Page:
Tuesday, May 14, 2002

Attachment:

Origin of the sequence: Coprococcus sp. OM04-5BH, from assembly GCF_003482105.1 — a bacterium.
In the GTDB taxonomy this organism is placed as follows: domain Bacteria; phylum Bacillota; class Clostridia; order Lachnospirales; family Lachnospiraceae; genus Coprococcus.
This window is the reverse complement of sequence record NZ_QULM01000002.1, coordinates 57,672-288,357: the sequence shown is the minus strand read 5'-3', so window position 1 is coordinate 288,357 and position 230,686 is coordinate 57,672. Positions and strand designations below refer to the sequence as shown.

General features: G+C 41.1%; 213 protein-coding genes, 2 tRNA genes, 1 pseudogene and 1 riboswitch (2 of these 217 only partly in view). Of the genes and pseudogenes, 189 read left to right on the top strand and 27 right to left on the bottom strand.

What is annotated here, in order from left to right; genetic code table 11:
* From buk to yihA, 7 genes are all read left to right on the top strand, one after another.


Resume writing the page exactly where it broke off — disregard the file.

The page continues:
A tidy little early sound thriller, with obvious stage roots, in which Charles Laughton plays a weak-willed, middle-aged man in dire financial straits who murders a visiting nephew (a very young Ray Milland) who has just come into a large sum of money. Laughton and his family are able to live comfortably for a while but some obstacles come between Laughton and happiness. For one, he can't move from his modest home to more upscale diggings because Milland's body is buried in the yard. Next, he begins an affair with a tarty French woman (Verree Teasdale) who winds up blackmailing Laughton to get some money for herself. I kept waiting for Laughton to kill someone else (his wife, his mistress) but the plot takes a surprising turn on its way to an ironically fulfilling ending. Maureen O'Sullivan is quite good as Laughton's snobbish daughter. Laughton, as usual, is superb. This doesn't show up very often, so if you're a fan of stage-mysteries turned movies (WITNESS FOR THE PROSECUTION, WAIT UNTIL DARK), catch this one if if comes around.

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